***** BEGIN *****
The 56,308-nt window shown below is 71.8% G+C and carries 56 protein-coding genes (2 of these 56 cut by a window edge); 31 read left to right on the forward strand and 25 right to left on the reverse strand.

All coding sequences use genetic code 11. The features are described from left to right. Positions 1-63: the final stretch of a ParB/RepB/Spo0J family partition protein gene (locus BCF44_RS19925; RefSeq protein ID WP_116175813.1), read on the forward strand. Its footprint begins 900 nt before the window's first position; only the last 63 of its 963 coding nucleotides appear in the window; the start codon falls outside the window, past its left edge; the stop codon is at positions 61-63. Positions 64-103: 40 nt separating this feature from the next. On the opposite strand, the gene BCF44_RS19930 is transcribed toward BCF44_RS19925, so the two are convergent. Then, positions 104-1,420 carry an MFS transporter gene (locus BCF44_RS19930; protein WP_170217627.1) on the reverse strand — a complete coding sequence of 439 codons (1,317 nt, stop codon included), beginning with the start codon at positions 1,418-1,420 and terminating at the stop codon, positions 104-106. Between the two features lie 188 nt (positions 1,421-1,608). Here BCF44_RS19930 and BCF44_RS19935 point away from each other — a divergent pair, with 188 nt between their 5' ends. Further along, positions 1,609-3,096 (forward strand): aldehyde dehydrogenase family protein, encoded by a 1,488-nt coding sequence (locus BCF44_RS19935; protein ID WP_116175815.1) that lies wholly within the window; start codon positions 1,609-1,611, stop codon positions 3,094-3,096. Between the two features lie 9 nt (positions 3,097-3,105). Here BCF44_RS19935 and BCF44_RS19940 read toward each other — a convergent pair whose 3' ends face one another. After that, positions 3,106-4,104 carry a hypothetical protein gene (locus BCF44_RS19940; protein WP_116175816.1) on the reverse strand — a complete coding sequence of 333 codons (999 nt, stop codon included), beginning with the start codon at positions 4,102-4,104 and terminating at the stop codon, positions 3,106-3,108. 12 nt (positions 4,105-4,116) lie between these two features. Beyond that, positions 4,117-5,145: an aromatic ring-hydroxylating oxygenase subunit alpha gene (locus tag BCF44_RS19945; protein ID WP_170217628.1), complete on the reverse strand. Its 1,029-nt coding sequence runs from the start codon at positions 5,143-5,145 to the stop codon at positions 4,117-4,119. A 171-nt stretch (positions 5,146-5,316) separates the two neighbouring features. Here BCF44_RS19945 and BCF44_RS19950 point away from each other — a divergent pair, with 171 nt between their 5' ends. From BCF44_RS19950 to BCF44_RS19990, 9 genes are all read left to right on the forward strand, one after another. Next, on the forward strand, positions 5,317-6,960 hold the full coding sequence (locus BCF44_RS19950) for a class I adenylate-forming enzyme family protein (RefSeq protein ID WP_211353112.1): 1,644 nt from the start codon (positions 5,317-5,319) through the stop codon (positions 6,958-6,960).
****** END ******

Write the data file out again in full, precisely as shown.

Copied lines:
The 56,308-nt window shown below is 71.8% G+C and carries 56 protein-coding genes (2 of these 56 cut by a window edge); 31 read left to right on the forward strand and 25 right to left on the reverse strand.

All coding sequences use genetic code 11. The features are described from left to right. Positions 1-63: the final stretch of a ParB/RepB/Spo0J family partition protein gene (locus BCF44_RS19925; RefSeq protein ID WP_116175813.1), read on the forward strand. Its footprint begins 900 nt before the window's first position; only the last 63 of its 963 coding nucleotides appear in the window; the start codon falls outside the window, past its left edge; the stop codon is at positions 61-63. Positions 64-103: 40 nt separating this feature from the next. On the opposite strand, the gene BCF44_RS19930 is transcribed toward BCF44_RS19925, so the two are convergent. Then, positions 104-1,420 carry an MFS transporter gene (locus BCF44_RS19930; protein WP_170217627.1) on the reverse strand — a complete coding sequence of 439 codons (1,317 nt, stop codon included), beginning with the start codon at positions 1,418-1,420 and terminating at the stop codon, positions 104-106. Between the two features lie 188 nt (positions 1,421-1,608). Here BCF44_RS19930 and BCF44_RS19935 point away from each other — a divergent pair, with 188 nt between their 5' ends. Further along, positions 1,609-3,096 (forward strand): aldehyde dehydrogenase family protein, encoded by a 1,488-nt coding sequence (locus BCF44_RS19935; protein ID WP_116175815.1) that lies wholly within the window; start codon positions 1,609-1,611, stop codon positions 3,094-3,096. Between the two features lie 9 nt (positions 3,097-3,105). Here BCF44_RS19935 and BCF44_RS19940 read toward each other — a convergent pair whose 3' ends face one another. After that, positions 3,106-4,104 carry a hypothetical protein gene (locus BCF44_RS19940; protein WP_116175816.1) on the reverse strand — a complete coding sequence of 333 codons (999 nt, stop codon included), beginning with the start codon at positions 4,102-4,104 and terminating at the stop codon, positions 3,106-3,108. 12 nt (positions 4,105-4,116) lie between these two features. Beyond that, positions 4,117-5,145: an aromatic ring-hydroxylating oxygenase subunit alpha gene (locus tag BCF44_RS19945; protein ID WP_170217628.1), complete on the reverse strand. Its 1,029-nt coding sequence runs from the start codon at positions 5,143-5,145 to the stop codon at positions 4,117-4,119. A 171-nt stretch (positions 5,146-5,316) separates the two neighbouring features. Here BCF44_RS19945 and BCF44_RS19950 point away from each other — a divergent pair, with 171 nt between their 5' ends. From BCF44_RS19950 to BCF44_RS19990, 9 genes are all read left to right on the forward strand, one after another. Next, on the forward strand, positions 5,317-6,960 hold the full coding sequence (locus BCF44_RS19950) for a class I adenylate-forming enzyme family protein (RefSeq protein ID WP_211353112.1): 1,644 nt from the start codon (positions 5,317-5,319) through the stop codon (positions 6,958-6,960).